Nov 14, 2019

5 Keys for Great Children's Ministry Branding

What is a brand?  The dictionary says it's the name, term, design or symbol that identifies a seller's product.

In other words, it's the words, pictures, symbols and logo design that helps kids and families identify your ministry.

Your children's ministry branding is a big deal...so you want to make sure it's done well. 

Let's talk about 5 big keys to making your children's ministry branding excellent.

1. Make it kid-friendly.  Remember this.  Just because a brand appeals to parents, doesn't mean their children will like it as well.  Kids love bright, fun colors.  They are attracted to the brightest colors of the color wheel.  If you want your branding and design to catch the attention of kids, then you need to use kid-friendly colors.  Bright colors and advertising to kids goes hand-in-hand.

Some examples are:

yellow

green

blue

purple 

orange

red

2. Keep it simple.  Today's kids (and parents) are bombarded with information.  So much so that it can cause a big, noisy cloud over their head that makes it hard to get your message through to them.

The information bombardment has caused kids (and parents) to cope with the noise by scanning for information that appeals to them.  You only have a few seconds to catch their attention before they move on to the next thing that is coming at them.

But make a note to yourself and remember this.
Simple doesn't mean cheap. You should have your branding logo done by a professional company.  Kids and parents will immediately know if  the logo was "homemade" or if it was designed professionally,
A simple Google search can connect you with hundreds of freelance brand designers who can help you create an awesome look at an affordable price. 

3. Consider just calling it kids.   Back in the 90's, many churches decided to call their children's ministries cool names like KidQuest or Planet 45 or JClub or Promiseland or Adventure Island.  But in recent years, there has been a shift to branding children's ministry as simply "kids."  Here are some examples.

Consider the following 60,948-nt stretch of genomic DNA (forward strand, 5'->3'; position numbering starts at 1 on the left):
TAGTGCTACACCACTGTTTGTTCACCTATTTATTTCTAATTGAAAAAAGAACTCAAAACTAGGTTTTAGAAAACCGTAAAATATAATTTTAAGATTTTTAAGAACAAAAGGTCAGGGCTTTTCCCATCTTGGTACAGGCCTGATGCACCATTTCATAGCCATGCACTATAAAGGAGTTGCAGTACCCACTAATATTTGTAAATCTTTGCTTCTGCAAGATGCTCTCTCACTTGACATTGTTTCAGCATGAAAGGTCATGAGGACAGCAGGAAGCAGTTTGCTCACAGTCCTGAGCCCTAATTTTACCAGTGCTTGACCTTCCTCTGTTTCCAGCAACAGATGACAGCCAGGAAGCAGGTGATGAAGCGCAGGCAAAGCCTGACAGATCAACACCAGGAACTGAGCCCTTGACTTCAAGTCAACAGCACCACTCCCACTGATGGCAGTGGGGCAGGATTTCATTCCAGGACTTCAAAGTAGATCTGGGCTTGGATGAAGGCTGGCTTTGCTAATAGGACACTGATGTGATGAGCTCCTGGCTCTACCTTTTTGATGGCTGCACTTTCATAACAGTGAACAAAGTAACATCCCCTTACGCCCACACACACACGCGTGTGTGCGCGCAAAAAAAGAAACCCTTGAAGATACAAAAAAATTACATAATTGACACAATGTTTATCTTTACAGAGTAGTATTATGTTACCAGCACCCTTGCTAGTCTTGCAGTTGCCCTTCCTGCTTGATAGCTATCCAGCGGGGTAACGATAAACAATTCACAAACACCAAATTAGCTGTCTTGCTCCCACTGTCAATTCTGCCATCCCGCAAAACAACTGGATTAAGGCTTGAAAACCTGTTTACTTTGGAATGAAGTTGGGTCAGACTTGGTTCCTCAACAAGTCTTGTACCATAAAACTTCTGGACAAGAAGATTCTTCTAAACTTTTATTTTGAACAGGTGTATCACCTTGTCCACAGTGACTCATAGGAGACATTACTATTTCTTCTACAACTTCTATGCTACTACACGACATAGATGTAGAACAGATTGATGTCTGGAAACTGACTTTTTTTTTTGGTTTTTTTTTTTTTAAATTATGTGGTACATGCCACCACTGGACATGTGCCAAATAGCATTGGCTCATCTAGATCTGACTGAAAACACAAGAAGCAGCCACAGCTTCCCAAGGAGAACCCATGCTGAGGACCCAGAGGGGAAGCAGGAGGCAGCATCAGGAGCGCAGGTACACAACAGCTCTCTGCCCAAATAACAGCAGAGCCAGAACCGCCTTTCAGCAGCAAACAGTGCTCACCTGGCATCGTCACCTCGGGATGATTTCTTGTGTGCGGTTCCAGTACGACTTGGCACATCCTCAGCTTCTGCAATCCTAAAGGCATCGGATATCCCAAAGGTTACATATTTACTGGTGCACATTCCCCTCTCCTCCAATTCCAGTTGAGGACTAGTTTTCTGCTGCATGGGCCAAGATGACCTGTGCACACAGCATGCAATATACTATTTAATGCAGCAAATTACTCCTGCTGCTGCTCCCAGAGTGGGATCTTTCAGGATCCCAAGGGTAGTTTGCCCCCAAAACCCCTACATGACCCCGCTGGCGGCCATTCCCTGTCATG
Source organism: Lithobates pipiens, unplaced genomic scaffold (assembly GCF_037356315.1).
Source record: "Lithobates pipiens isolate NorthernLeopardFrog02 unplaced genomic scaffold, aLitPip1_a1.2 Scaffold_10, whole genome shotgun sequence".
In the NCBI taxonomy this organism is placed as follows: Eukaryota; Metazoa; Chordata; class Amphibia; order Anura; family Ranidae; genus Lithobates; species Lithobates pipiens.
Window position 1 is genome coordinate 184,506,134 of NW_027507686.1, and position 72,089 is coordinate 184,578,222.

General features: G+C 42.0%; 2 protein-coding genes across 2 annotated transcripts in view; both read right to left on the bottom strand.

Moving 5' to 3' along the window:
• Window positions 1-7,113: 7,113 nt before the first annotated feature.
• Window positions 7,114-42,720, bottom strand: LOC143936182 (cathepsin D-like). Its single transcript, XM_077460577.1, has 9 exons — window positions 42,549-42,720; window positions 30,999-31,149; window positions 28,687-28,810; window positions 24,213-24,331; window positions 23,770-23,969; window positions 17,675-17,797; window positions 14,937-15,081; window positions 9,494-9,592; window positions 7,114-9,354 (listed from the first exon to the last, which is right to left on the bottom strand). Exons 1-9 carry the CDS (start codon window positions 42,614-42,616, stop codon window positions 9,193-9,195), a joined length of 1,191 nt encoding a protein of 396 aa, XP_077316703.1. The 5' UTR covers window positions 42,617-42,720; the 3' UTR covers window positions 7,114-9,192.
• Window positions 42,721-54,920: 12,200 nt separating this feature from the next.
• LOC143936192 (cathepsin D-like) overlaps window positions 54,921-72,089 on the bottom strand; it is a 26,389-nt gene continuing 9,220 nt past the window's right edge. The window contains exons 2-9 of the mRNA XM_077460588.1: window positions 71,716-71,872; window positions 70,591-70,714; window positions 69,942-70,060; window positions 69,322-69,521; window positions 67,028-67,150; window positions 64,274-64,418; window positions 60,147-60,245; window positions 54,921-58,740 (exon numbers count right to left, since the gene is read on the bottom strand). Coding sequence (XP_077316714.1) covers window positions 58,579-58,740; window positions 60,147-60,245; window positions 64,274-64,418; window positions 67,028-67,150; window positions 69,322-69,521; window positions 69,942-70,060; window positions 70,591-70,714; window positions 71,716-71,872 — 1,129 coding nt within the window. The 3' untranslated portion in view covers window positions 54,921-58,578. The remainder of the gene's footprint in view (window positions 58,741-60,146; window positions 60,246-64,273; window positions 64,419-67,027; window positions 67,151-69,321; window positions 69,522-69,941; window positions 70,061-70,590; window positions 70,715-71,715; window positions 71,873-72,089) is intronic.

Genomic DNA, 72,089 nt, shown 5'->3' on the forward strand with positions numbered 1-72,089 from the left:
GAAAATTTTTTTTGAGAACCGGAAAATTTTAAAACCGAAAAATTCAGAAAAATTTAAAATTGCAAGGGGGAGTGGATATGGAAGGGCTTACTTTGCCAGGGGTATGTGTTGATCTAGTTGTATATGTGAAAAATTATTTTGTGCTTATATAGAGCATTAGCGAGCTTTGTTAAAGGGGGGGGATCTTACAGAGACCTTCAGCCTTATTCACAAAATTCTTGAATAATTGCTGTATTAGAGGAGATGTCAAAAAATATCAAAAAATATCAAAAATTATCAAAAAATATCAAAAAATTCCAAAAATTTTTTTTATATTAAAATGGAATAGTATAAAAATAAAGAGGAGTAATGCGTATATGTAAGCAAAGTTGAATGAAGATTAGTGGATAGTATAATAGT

Cross Church - Cross Kids
First Baptist Church - First Kids 
Saddleback Church - Saddleback Kids 

This makes it much easier for parents and kids to remember the name of the children's ministry and obviously it connects to the overall church branding.

 4.  Use social media.  Social media has obviously played a huge part in the rise of intentional branding.  This applies to your children's ministry's presence on Facebook, Instagram, Twitter, etc.  Having a social media strategy is critical if you want today's kids and families to recognize your "brand."   Today's kids are being raised with social media as an intricate part of their life.  If you want an appealing brand, then you must meet them there. 
 
5. Incorporate a mascot.   There is a reason why kids and parents line up (in long lines) to have their picture taken with costumed characters at an amusement park.  Kids love cartoon characters.  This means you can use cartoon characters to promote your brand and build a strong connection to your ministry.  A mascot adds a face to your branding and makes it more memorable.  It helps your ministry have a personal connection to kids and families.  It adds a face and a personality to your ministry.

An example of this is Mario.  Nintendo made a smart move when they introduced this beloved character.  It tied kids to their brand in an amazing way.   You can do the same thing by creating a mascot for your ministry.  Some churches have even had a physical costume made of the mascot and he or she is there when kids come in - welcoming them and bringing lots of smiles.  That is genius!

So there you have it.  5 keys to creating a children's ministry brand.  Incorporate these into your ministry and it will help your children's ministry grow while also deepening your ministries connection to kids and families.

Your turn.  Love to hear about your branding.  Do you have a mascot?  Have you themed your children's ministry space with kid-friendly colors?  Are you using social media?  Are you keeping things simple?  

Share your thoughts and ideas in the comment section below.

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